Okay, let’s return to Hawk/Dove. In my analogy, the Processors get ahead without actually bringing in projects on-time, on-budget, and yet it seems they are invariably the ones who set policy for the macro organization(s). In this respect, Processors don’t go out and attain credibility by actually being successful PMs – they sort of pilfer street cred by presenting as if they have it, usually through academic qualifications or claimed experience. Conversely, the Performers get ahead by actually being successful managing projects, which often includes knowing which of the organization’s procedures to short-shrift, if not avoid altogether. To continue in the analogy, Performers are “doves,” attaining and collecting successful project completions; whereas, Processors are “hawks,” claiming to have the inside track on how such successes were accomplished in order to convey to others how they ought to, well, perform the function of Project Management. Consistent with the model, organizations are clearly better served if all of their PMs are Performers, since most (if not all) of their projects will come in on-time, on-budget, which is all by itself a source of strength for the Strategic Managers (who are seeking to maximize market share). However, with the introduction of just one Processor, the Performers are forced into a position of having to defend the way they conduct Project Management in those instances where it deviates from the point of view of the Processors. I have no idea how to even approach the calculation of the Nash Equilibrium in this scenario, since the parameters are so numerous, if they could even be quantified at all. But you see my point – with the introduction of just one “expert” in PM who points to anything other than a stellar record of successfully managing actual projects as the basis for their expert status, and the macro organization will begin to drift away from a true meritocracy and towards a perceived-advanced model for conducting Project Management.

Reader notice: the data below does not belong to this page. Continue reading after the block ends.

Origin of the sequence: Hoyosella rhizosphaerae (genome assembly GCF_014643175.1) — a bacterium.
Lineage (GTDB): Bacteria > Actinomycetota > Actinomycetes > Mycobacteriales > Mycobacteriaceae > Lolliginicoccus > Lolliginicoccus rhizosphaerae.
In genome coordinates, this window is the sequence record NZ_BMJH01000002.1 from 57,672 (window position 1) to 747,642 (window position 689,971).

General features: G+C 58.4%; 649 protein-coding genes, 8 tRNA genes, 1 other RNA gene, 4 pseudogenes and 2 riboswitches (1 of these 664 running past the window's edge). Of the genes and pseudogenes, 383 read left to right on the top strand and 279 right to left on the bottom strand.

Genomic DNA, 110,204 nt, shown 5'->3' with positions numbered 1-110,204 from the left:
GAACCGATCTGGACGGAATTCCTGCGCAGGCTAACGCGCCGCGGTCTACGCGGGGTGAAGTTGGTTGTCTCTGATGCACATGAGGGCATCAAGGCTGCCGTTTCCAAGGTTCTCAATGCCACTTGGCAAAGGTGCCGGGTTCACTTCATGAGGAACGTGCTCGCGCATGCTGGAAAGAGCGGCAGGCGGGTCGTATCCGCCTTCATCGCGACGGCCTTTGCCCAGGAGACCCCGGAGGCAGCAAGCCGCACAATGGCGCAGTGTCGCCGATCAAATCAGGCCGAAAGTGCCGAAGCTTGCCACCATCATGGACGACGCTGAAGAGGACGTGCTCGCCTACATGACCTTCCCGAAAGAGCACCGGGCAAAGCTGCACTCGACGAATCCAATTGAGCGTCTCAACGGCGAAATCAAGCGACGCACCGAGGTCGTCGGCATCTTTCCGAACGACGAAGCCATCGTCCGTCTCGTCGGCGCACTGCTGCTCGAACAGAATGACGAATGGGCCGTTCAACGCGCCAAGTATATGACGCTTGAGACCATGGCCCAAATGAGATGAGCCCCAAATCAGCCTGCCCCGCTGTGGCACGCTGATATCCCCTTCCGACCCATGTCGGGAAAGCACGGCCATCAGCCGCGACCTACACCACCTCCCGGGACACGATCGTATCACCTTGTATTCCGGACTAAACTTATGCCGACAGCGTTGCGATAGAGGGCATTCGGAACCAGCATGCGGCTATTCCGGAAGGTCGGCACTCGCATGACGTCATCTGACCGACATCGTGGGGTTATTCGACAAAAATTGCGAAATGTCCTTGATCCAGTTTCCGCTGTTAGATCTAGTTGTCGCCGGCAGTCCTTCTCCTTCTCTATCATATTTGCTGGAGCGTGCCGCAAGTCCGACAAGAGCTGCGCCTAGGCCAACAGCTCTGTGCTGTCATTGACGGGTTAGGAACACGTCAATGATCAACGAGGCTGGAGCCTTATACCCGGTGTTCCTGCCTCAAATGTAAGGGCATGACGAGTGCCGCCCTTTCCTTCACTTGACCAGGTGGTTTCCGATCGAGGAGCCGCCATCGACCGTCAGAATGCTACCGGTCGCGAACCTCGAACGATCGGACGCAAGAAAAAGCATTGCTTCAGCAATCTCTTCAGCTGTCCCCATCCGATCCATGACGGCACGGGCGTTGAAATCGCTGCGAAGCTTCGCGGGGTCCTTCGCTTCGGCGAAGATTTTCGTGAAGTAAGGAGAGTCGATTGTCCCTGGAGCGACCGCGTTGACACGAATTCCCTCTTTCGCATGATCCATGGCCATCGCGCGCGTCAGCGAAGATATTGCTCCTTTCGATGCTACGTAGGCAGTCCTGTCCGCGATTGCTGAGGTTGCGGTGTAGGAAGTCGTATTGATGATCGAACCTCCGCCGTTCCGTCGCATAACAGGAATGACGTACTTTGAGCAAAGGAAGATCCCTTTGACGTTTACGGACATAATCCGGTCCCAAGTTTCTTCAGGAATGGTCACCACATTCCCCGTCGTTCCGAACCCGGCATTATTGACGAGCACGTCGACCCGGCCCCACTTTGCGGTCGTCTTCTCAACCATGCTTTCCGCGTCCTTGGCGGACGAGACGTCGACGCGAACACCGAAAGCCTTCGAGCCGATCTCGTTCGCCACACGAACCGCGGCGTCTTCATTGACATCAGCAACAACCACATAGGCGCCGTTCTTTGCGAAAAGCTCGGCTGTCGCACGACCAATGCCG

So, Where Do The Giant Magnets Come In?
Several guidance-generating organizations actually seek to attract Processors in order to churn out their highly subjective PM procedures, guides, and handbooks. But for organizations that seek to repel these “birds,” some useful strategies might be gleaned from Wile E. Coyote, the cartoon antagonist to the Road Runner from the Looney Tunes and Merry Melodies series of cartoons. Wile E. Coyote employs many devices and strategies for capturing the Road Runner, but always fails (usually spectacularly), meaning that a review of these strategies might provide an excellent primer for actually repelling the birds.
Now we just need the Processors to eat the bird seed with the iron pellets mixed in…
[i] Technically, a Nash equilibrium is a set of strategies, one for each player, such that no player has incentive to change his or her strategy given what the other players are doing. Retrieved from http://gametheory101.com/courses/game-theory-101/what-is-a-nash-equilibrium/ on February 9, 2019, 13:36 MST.